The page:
How to Effectively Work with an Instagram Influencer
If you are thinking about working with a social media influencer to promote your brand or product, here are 5 things to keep in mind before engaging them:
- Vet the influencer. Many social media influencers tout their inflated follower counts to show that they have a higher following than they actually do. Check to see if their followers are real or just bots. One way to do this is to look at the ratio of followers to the number of likes and comments. Check to see if the comments are organic or spam that could have been bought through a third-party app or platform.
- Ask to see the influencer’s media kit. Vetting an influencer doesn’t just stop at how many followers they have. You also want to vet the previous work they have done with other brands. Ask for their current media kit as well as any success metrics for previous campaigns they have worked on with brands. Also, review the social media channels of companies they have done influencer marketing work with as possible referral sources and to look at the final branded posts.
- Do your research. Where do their primary followers reside? For example, if you are a hyper-local business, do you want to engage with an influencer who has a national or international platform? While the influencer can build great buzz about your product or company and get new followers for you, it will not be profitable if none of the followers are actually in your market. Sometimes, it is better to engage an influencer with a smaller following if those followers convert to profitable customers in your region than to work with a large influencer who has followers that will only lead to vanity metrics. “Likes” do not necessarily equal new customers and profitability. Understand the difference before engaging an influencer.
- Get it in writing. Make sure you are protected by having them sign an influencer marketing contract. Carefully outline what is expected of the influencer. For example, do they have final control over creative or do you? How long will the post stay up after it has gone live? Are you supplying copy for the post or will the influencer? Will the influencer allow your logo or text on their post or do they want visual marketing with no overlay? Are they okay with your branding or can the branding be used only if it is natively embedded in the image in an organic format? All details should be worked out before the project begins.
- Outline creative control. One of the scariest parts of working with an influencer is the lack of creative control. The influencer will be sharing their review of your product — what they like (and don’t like!) about the product to remain authentic. Additionally, the influencer will have their own branding aesthetic which may not match the branding aesthetic you envisioned in the final post. For example, if you are looking for the influencer to post product shots but they post photos of them with the product instead, you may be disappointed. It is important to understand the level of control you will have over the final post and its aesthetic. If you want to have final control, specify it in writing. Most influencers want to show their followers how the product fits in with their lifestyle, which may be different than how you or your CMO envisions the post. Have open lines of communication with the influencer before you agree to a deal.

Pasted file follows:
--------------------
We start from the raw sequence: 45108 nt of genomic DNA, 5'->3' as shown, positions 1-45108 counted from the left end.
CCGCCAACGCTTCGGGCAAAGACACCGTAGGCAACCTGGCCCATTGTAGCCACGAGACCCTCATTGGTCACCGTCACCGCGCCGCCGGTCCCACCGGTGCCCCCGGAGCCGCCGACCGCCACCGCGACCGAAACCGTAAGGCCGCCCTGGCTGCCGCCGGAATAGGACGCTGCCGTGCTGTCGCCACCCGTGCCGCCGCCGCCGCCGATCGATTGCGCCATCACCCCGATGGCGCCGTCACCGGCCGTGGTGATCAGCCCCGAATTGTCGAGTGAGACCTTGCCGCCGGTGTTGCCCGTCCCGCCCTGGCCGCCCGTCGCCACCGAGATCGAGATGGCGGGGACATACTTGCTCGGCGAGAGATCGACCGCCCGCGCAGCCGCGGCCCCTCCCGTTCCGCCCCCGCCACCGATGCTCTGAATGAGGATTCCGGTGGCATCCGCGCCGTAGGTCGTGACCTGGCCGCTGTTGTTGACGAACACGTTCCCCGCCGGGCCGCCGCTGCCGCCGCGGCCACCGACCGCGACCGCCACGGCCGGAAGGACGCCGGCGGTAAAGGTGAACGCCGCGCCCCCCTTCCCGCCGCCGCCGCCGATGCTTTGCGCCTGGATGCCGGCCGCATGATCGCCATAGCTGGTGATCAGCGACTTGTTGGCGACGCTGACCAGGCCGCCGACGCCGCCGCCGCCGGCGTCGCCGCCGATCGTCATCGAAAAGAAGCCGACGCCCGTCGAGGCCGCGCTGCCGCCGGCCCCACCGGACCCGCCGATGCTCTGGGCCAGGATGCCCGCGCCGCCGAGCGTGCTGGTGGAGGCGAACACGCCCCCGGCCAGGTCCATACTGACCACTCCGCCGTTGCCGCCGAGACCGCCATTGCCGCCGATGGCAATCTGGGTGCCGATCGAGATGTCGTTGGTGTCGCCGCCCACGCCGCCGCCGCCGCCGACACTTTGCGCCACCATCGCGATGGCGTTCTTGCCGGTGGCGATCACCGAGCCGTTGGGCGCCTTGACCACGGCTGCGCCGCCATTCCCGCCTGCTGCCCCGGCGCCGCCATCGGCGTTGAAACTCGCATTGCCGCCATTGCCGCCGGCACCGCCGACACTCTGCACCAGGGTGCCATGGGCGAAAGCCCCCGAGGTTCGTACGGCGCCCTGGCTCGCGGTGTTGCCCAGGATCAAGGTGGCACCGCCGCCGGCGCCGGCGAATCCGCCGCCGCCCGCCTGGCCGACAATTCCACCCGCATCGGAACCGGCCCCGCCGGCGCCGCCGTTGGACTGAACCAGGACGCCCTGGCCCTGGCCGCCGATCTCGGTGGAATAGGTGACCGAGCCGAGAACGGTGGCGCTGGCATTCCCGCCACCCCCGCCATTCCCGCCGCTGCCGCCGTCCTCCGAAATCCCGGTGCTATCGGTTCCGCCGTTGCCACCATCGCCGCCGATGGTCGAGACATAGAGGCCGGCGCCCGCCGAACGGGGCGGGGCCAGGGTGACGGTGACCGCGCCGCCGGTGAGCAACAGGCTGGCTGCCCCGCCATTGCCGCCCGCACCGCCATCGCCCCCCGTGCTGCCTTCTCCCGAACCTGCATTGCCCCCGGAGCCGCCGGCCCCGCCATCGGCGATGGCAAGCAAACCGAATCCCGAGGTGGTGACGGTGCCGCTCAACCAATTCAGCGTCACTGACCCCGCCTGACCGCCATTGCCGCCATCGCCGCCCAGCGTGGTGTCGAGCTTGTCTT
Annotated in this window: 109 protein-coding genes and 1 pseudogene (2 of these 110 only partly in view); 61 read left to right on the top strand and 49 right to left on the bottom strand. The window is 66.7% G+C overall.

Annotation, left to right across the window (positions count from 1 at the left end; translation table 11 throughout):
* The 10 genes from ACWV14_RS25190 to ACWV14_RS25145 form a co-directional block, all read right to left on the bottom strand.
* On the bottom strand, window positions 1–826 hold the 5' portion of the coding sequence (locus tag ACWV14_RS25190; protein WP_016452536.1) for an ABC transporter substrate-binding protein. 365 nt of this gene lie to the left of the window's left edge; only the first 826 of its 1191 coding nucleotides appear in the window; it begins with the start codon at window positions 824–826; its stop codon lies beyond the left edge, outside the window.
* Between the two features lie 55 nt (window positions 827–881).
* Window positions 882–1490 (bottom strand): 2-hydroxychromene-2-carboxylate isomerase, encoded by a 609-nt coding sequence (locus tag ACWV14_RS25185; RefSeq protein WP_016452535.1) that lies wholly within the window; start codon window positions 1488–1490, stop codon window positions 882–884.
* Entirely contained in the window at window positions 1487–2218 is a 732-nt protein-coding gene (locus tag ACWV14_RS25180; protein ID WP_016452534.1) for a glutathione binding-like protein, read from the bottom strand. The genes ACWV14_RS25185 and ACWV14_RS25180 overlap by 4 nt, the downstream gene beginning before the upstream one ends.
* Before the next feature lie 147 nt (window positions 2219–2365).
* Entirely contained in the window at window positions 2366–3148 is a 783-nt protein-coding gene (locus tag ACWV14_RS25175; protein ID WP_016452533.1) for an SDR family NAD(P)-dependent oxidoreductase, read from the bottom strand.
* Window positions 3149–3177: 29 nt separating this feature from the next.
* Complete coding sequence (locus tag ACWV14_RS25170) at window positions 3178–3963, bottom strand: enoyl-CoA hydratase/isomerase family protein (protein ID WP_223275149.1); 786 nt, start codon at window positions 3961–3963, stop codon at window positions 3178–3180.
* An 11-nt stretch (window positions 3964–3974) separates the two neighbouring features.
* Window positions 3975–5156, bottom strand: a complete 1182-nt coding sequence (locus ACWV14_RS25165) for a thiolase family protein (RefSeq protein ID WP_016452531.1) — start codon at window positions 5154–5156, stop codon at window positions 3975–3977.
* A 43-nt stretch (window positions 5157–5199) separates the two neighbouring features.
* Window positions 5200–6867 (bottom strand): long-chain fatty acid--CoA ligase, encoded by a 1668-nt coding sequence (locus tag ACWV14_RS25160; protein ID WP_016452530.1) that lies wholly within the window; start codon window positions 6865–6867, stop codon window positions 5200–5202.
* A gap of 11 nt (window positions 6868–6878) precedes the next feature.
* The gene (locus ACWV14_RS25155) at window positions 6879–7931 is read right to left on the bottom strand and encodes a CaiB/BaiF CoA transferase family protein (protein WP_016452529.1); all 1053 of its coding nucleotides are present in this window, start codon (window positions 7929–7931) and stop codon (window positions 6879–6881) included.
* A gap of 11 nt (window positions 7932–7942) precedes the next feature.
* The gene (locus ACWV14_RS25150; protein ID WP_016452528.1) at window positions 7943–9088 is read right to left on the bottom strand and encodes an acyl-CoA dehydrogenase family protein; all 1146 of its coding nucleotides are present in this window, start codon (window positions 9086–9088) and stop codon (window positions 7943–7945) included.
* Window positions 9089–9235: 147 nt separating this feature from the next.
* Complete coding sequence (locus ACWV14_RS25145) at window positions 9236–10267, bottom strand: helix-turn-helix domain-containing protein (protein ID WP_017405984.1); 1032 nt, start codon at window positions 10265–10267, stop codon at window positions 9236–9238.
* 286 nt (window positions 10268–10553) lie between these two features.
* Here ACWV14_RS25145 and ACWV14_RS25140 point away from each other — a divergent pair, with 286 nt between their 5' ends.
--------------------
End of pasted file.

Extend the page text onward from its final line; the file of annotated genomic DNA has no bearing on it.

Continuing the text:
Influencer Marketing Checklist
✓ Is their branding similar to yours?
✓ Does the influencer have devoted followers?
✓ Is their content high-quality?
✓ Are their captions well written?
✓ Are their followers engaged with their content?
✓ Are their followers aligned with your target audience?
✓ Just because an influencer has a small following does not mean they are not worth looking at.
✓ Likes do not equal engagement.
✓ Influencers typically want to control how your product is shared creatively.
✓ Influencers have their own branding aesthetic that may not match yours.
✓ Let the influencer see how the product fits into their lifestyle.
✓ Audiences will respond better to authentic and organic content creation.
✓ Make sure the influencer’s followers are in your target market.
✓ Consider an influencers engagement rate, quality of followers and other brands they have worked with.
✓ Appropiately tag branded content on Instagram as “paid sponsorship” posts.
✓ An influencer’s loyalty will always be to their audience first.
The Future of Influencer Marketing
In the future, every person with an Instagram or other popular social media account will see that they, too, can become influencers. So, if you can’t afford to hire an influencer, consider your sphere of influence. Anyone can be an influencer; you just have to be willing to put in the work. Once you realize that you can be an influencer, you will recognize the power of your brand on digital platforms. The key is to define your niche and target audience and stick to it.
For additional information on influencer marketing, check out the article “Becoming an Influencer: A Look at the Emergence of the Influencer”